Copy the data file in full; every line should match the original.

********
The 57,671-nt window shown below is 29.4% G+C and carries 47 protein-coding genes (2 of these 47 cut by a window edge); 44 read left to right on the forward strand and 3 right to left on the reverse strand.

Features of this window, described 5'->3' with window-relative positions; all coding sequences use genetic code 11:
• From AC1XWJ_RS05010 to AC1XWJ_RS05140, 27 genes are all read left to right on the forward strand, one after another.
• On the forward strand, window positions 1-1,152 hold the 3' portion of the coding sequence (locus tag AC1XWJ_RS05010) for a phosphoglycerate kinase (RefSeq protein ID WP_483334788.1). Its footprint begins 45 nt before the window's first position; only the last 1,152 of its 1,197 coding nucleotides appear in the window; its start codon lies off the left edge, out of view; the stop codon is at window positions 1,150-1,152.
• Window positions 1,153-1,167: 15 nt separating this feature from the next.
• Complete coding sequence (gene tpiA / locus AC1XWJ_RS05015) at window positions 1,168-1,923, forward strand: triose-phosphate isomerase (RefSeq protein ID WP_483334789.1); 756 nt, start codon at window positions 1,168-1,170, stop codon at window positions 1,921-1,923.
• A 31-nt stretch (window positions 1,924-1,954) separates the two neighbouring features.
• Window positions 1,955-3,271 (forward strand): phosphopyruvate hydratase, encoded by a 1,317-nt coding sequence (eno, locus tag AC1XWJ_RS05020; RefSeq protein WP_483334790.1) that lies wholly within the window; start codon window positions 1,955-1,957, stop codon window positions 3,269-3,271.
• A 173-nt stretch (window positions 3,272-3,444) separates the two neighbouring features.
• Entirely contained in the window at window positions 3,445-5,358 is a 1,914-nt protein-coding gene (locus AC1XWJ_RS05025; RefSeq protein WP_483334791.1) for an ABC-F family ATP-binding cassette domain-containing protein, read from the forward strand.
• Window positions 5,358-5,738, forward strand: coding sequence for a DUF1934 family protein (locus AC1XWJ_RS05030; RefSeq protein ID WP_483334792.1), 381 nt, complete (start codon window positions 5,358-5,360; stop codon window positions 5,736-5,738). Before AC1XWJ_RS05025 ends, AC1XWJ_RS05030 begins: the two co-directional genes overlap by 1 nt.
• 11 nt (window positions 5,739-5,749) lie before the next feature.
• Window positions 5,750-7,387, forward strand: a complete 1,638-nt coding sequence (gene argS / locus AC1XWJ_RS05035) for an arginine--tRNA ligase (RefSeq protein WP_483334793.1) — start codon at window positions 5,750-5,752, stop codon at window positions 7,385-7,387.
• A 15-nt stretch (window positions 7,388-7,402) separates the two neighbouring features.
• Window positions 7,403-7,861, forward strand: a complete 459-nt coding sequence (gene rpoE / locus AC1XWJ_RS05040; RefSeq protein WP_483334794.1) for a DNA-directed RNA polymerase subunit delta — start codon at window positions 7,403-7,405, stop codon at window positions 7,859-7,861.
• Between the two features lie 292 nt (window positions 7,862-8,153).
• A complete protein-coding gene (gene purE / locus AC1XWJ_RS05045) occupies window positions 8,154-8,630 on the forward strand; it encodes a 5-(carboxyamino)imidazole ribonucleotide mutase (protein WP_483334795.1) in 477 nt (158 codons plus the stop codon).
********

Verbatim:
The 57,671-nt window shown below is 29.4% G+C and carries 47 protein-coding genes (2 of these 47 cut by a window edge); 44 read left to right on the forward strand and 3 right to left on the reverse strand.

Features of this window, described 5'->3' with window-relative positions; all coding sequences use genetic code 11:
• From AC1XWJ_RS05010 to AC1XWJ_RS05140, 27 genes are all read left to right on the forward strand, one after another.
• On the forward strand, window positions 1-1,152 hold the 3' portion of the coding sequence (locus tag AC1XWJ_RS05010) for a phosphoglycerate kinase (RefSeq protein ID WP_483334788.1). Its footprint begins 45 nt before the window's first position; only the last 1,152 of its 1,197 coding nucleotides appear in the window; its start codon lies off the left edge, out of view; the stop codon is at window positions 1,150-1,152.
• Window positions 1,153-1,167: 15 nt separating this feature from the next.
• Complete coding sequence (gene tpiA / locus AC1XWJ_RS05015) at window positions 1,168-1,923, forward strand: triose-phosphate isomerase (RefSeq protein ID WP_483334789.1); 756 nt, start codon at window positions 1,168-1,170, stop codon at window positions 1,921-1,923.
• A 31-nt stretch (window positions 1,924-1,954) separates the two neighbouring features.
• Window positions 1,955-3,271 (forward strand): phosphopyruvate hydratase, encoded by a 1,317-nt coding sequence (eno, locus tag AC1XWJ_RS05020; RefSeq protein WP_483334790.1) that lies wholly within the window; start codon window positions 1,955-1,957, stop codon window positions 3,269-3,271.
• A 173-nt stretch (window positions 3,272-3,444) separates the two neighbouring features.
• Entirely contained in the window at window positions 3,445-5,358 is a 1,914-nt protein-coding gene (locus AC1XWJ_RS05025; RefSeq protein WP_483334791.1) for an ABC-F family ATP-binding cassette domain-containing protein, read from the forward strand.
• Window positions 5,358-5,738, forward strand: coding sequence for a DUF1934 family protein (locus AC1XWJ_RS05030; RefSeq protein ID WP_483334792.1), 381 nt, complete (start codon window positions 5,358-5,360; stop codon window positions 5,736-5,738). Before AC1XWJ_RS05025 ends, AC1XWJ_RS05030 begins: the two co-directional genes overlap by 1 nt.
• 11 nt (window positions 5,739-5,749) lie before the next feature.
• Window positions 5,750-7,387, forward strand: a complete 1,638-nt coding sequence (gene argS / locus AC1XWJ_RS05035) for an arginine--tRNA ligase (RefSeq protein WP_483334793.1) — start codon at window positions 5,750-5,752, stop codon at window positions 7,385-7,387.
• A 15-nt stretch (window positions 7,388-7,402) separates the two neighbouring features.
• Window positions 7,403-7,861, forward strand: a complete 459-nt coding sequence (gene rpoE / locus AC1XWJ_RS05040; RefSeq protein WP_483334794.1) for a DNA-directed RNA polymerase subunit delta — start codon at window positions 7,403-7,405, stop codon at window positions 7,859-7,861.
• Between the two features lie 292 nt (window positions 7,862-8,153).
• A complete protein-coding gene (gene purE / locus AC1XWJ_RS05045) occupies window positions 8,154-8,630 on the forward strand; it encodes a 5-(carboxyamino)imidazole ribonucleotide mutase (protein WP_483334795.1) in 477 nt (158 codons plus the stop codon).